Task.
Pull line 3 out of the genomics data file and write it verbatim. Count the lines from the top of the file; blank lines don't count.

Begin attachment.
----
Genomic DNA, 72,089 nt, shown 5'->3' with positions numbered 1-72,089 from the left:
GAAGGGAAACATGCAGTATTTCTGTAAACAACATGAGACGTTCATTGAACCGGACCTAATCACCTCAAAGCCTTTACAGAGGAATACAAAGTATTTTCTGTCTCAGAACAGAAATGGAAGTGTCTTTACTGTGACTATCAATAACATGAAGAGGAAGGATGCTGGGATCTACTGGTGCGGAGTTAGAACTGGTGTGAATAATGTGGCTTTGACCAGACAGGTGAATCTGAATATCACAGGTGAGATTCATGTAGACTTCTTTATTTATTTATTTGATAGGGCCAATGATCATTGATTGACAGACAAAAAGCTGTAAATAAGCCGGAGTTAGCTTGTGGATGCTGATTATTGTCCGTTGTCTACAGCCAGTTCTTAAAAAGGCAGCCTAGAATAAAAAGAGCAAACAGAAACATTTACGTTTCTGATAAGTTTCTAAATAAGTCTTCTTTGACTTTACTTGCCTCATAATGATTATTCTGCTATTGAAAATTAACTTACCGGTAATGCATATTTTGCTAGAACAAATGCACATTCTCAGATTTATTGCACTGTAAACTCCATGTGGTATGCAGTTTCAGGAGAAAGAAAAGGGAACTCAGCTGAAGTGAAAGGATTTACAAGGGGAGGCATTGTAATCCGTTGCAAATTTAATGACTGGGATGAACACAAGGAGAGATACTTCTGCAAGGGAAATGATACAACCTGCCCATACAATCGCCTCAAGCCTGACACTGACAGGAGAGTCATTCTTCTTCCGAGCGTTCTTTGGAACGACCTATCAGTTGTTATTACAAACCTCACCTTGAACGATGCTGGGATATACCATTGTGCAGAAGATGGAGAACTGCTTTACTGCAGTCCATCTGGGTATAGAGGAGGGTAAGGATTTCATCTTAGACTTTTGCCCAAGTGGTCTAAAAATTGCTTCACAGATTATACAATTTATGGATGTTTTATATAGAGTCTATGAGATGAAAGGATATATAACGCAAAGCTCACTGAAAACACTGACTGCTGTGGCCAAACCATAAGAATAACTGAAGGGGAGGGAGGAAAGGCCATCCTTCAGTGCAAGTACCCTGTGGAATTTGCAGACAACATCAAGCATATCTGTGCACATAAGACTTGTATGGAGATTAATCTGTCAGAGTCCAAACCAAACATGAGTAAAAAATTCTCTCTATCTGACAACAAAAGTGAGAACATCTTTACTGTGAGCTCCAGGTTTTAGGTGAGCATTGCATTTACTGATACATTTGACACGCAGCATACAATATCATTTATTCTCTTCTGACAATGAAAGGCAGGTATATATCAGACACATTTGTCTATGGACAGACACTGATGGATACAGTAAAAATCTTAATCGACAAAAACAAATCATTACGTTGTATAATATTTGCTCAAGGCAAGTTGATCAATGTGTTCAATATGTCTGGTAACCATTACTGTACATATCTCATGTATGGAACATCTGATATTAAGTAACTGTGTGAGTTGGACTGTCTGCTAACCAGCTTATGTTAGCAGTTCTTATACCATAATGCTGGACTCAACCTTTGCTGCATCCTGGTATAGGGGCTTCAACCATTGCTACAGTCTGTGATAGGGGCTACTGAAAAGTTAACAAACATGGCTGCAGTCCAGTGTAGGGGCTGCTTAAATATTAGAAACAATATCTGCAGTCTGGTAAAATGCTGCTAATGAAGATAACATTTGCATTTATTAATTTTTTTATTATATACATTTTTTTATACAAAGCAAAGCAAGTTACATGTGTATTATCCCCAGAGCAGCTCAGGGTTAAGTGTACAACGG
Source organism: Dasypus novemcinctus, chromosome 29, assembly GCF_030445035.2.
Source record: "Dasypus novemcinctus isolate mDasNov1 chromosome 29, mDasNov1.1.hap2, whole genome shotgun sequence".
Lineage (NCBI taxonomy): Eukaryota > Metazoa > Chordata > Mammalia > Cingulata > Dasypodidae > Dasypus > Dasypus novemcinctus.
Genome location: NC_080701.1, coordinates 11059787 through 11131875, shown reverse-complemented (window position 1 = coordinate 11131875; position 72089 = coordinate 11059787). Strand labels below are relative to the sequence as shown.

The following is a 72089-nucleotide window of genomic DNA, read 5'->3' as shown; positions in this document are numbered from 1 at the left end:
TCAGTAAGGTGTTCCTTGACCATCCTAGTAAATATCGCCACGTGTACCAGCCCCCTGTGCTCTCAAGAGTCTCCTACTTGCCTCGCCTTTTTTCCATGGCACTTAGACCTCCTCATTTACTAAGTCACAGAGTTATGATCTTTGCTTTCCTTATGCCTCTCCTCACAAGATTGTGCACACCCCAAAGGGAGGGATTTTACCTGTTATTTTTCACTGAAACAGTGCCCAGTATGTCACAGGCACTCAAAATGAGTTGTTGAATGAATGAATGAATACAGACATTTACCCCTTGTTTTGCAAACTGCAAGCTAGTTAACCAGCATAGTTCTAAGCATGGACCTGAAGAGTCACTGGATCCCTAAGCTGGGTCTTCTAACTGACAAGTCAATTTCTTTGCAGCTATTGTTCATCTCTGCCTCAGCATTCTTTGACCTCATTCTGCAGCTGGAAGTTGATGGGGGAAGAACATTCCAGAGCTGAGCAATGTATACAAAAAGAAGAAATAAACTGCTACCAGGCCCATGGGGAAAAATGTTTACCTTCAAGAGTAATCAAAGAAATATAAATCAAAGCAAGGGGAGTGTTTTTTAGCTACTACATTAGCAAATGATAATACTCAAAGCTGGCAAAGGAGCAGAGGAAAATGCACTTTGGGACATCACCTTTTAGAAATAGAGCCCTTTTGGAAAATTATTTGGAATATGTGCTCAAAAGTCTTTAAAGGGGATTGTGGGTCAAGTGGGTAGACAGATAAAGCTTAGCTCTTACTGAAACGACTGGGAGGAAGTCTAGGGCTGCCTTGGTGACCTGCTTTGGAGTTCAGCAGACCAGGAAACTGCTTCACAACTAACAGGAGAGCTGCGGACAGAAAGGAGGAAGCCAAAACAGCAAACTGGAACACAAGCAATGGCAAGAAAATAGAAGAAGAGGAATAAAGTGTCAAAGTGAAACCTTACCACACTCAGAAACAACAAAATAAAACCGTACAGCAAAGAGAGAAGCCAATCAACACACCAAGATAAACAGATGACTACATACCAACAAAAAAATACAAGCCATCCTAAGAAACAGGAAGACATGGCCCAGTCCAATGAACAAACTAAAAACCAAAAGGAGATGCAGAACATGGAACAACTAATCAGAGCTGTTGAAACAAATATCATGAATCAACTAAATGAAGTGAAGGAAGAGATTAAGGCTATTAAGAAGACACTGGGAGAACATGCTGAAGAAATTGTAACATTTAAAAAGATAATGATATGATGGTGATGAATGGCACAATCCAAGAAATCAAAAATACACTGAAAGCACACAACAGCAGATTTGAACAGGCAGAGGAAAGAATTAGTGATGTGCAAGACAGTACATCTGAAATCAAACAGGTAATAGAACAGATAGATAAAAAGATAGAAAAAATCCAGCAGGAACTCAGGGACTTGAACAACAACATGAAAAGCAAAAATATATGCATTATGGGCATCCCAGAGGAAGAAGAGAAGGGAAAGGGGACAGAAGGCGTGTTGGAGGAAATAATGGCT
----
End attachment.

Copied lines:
Source organism: Dasypus novemcinctus, chromosome 29, assembly GCF_030445035.2.